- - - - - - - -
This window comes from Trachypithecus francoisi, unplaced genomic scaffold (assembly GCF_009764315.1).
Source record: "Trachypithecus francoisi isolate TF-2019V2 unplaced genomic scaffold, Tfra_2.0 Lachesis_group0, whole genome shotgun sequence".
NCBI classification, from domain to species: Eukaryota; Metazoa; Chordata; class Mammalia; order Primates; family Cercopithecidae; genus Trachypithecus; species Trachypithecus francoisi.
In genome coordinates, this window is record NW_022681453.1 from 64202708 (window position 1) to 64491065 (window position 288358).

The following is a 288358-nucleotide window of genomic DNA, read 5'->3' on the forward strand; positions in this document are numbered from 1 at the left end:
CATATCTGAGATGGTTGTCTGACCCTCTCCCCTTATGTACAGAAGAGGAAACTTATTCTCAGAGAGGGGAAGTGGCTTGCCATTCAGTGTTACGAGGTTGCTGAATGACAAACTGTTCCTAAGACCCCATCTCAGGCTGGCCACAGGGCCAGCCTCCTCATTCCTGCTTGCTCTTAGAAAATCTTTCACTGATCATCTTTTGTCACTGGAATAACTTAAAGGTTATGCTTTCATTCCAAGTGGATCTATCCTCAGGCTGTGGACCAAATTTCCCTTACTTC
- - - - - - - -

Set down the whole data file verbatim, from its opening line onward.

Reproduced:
This window comes from Trachypithecus francoisi, unplaced genomic scaffold (assembly GCF_009764315.1).
Source record: "Trachypithecus francoisi isolate TF-2019V2 unplaced genomic scaffold, Tfra_2.0 Lachesis_group0, whole genome shotgun sequence".
NCBI classification, from domain to species: Eukaryota; Metazoa; Chordata; class Mammalia; order Primates; family Cercopithecidae; genus Trachypithecus; species Trachypithecus francoisi.
In genome coordinates, this window is record NW_022681453.1 from 64202708 (window position 1) to 64491065 (window position 288358).

The following is a 288358-nucleotide window of genomic DNA, read 5'->3' on the forward strand; positions in this document are numbered from 1 at the left end:
CATATCTGAGATGGTTGTCTGACCCTCTCCCCTTATGTACAGAAGAGGAAACTTATTCTCAGAGAGGGGAAGTGGCTTGCCATTCAGTGTTACGAGGTTGCTGAATGACAAACTGTTCCTAAGACCCCATCTCAGGCTGGCCACAGGGCCAGCCTCCTCATTCCTGCTTGCTCTTAGAAAATCTTTCACTGATCATCTTTTGTCACTGGAATAACTTAAAGGTTATGCTTTCATTCCAAGTGGATCTATCCTCAGGCTGTGGACCAAATTTCCCTTACTTC